Nearly a dozen Jesuit priests who in past decades worked in Philadelphia at St. Joseph’s Preparatory School or St. Joseph’s University were named by the religious order Monday on a newly released list of clerics who at some point were credibly accused of sexual abuse of a minor.
The list was released by the Maryland Province of the Society of Jesus, an order whose priests served in parts of Pennsylvania, Baltimore, Maryland, and the District of Columbia.
Most of the abuse dates back decades, and in only two of the cases were priests accused of committing the abuse while in Philadelphia. None of those named are still in active ministry, though the information released shows that some priests remained in ministry years after the abuse took place.
The Jesuits said their policies for removing priests from ministry improved after the greater Catholic Church reformed its reporting rules in 2002.
“We know better now," the release said. "Our awareness of the nature and effect of abuse of minors has changed dramatically over the years. ... We recognize now our failures of the past in this regard, and we are deeply sorry.”
The Jesuits said they decided to name the priests given recent revelations about sexual abuse of minors and ongoing calls for dioceses and orders to release names. (The release this past summer of a grand jury report covering past abuse allegations in six of Pennsylvania’s eight Catholic dioceses has sparked similar investigations in more than a dozen states.)
Priests who are members of religious orders, which also include the Benedictines, Augustinians, and Franciscans, make up roughly one-third of priests in the United States. They operate largely independently from the dioceses in which they serve.
St. Joseph’s University acknowledged in a statement Monday that six of the priests on the list had ties to the university at various points from the 1930s to the 1990s, but that the school “does not currently have any records reflecting reports of sexual misconduct on our campus involving these individuals.”
Three are deceased and three were removed from ministry, the school noted.
“As a Jesuit university founded with the educational mission of developing and caring for the whole person, St. Joseph’s is deeply saddened to learn of this and other reported sexual abuse by priests and religious officials around the world,” the school said in its statement. “We continue our firm commitment to addressing and stopping any reported abuse on our own campus, and our community stands in prayerful solidarity with survivors and their families.”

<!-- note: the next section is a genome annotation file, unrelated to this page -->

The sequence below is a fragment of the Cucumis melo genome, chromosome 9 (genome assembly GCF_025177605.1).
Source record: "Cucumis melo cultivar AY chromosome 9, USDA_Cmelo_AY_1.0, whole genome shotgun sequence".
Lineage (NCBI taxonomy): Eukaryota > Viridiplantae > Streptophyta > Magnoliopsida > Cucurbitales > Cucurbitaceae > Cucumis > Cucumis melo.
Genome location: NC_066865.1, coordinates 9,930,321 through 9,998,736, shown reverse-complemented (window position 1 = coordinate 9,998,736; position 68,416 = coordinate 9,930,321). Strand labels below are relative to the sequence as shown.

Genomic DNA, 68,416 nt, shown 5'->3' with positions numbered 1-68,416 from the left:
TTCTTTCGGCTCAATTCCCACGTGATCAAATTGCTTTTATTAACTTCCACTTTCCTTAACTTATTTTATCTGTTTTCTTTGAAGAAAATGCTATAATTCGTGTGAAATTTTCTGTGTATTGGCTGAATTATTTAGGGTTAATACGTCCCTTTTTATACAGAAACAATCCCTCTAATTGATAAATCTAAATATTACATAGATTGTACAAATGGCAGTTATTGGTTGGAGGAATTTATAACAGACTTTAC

St. Joseph’s Prep, which is not affiliated with the university other than sharing a name and being a Jesuit school, declined to comment and referred all questions to the Jesuits.
Among those named was Philadelphia native Stephen M. Garrity, who was assigned to the Prep off and on from 1964 to 1980. Allegations against him came to light in 2013, when the Jesuits informed the Philadelphia District Attorney’s Office that they had received a credible allegation that he had inappropriate physical contact with a student at the Prep in the 1970s.
The District Attorney’s Office did not take criminal action, noting that the statute of limitations had expired, but the Jesuits continued their investigation.
A graduate of St. Joseph’s Prep, Garrity joined the Jesuits in 1957 and had a number of posts over his career, including teaching there from 1964 to 1967 and then 1971 to 1979. He also was school chaplain from 1975 to 1978.
He has not been in active ministry since 2007. He was removed as pastor of Holy Cross parish in Durham, N.C., that year for sexual misconduct with adults.
At the time the allegations were reported, he lived in a monitored community with other Jesuits.
Garrity died in 2014.
Other priests credibly accused of abuse who had assignments in Philadelphia named by the order:
Allegations that the order found were reasonable but could not be fully investigated, in some cases because the priest had died once the allegations surfaced: